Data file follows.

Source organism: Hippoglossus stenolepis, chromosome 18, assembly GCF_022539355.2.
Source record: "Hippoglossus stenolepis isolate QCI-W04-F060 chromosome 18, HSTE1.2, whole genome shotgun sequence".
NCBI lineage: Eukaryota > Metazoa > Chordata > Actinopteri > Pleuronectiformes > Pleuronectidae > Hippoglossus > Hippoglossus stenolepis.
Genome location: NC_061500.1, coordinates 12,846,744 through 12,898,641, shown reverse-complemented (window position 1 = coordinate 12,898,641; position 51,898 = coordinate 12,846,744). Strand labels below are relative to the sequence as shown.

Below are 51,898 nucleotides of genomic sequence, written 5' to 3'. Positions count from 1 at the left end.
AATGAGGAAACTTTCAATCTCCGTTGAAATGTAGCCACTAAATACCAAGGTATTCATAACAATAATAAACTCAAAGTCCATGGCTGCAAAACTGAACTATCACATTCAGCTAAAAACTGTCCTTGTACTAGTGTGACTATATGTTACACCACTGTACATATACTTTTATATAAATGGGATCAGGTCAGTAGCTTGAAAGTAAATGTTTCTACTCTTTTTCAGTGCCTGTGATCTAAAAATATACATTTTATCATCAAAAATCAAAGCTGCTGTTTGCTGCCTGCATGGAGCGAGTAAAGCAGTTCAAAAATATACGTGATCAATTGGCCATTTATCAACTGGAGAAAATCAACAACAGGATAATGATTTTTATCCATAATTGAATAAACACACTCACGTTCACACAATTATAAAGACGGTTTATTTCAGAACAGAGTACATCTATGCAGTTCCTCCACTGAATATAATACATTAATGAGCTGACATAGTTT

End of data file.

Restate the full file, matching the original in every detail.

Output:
Source organism: Hippoglossus stenolepis, chromosome 18, assembly GCF_022539355.2.
Source record: "Hippoglossus stenolepis isolate QCI-W04-F060 chromosome 18, HSTE1.2, whole genome shotgun sequence".
NCBI lineage: Eukaryota > Metazoa > Chordata > Actinopteri > Pleuronectiformes > Pleuronectidae > Hippoglossus > Hippoglossus stenolepis.
Genome location: NC_061500.1, coordinates 12,846,744 through 12,898,641, shown reverse-complemented (window position 1 = coordinate 12,898,641; position 51,898 = coordinate 12,846,744). Strand labels below are relative to the sequence as shown.

Below are 51,898 nucleotides of genomic sequence, written 5' to 3'. Positions count from 1 at the left end.
AATGAGGAAACTTTCAATCTCCGTTGAAATGTAGCCACTAAATACCAAGGTATTCATAACAATAATAAACTCAAAGTCCATGGCTGCAAAACTGAACTATCACATTCAGCTAAAAACTGTCCTTGTACTAGTGTGACTATATGTTACACCACTGTACATATACTTTTATATAAATGGGATCAGGTCAGTAGCTTGAAAGTAAATGTTTCTACTCTTTTTCAGTGCCTGTGATCTAAAAATATACATTTTATCATCAAAAATCAAAGCTGCTGTTTGCTGCCTGCATGGAGCGAGTAAAGCAGTTCAAAAATATACGTGATCAATTGGCCATTTATCAACTGGAGAAAATCAACAACAGGATAATGATTTTTATCCATAATTGAATAAACACACTCACGTTCACACAATTATAAAGACGGTTTATTTCAGAACAGAGTACATCTATGCAGTTCCTCCACTGAATATAATACATTAATGAGCTGACATAGTTT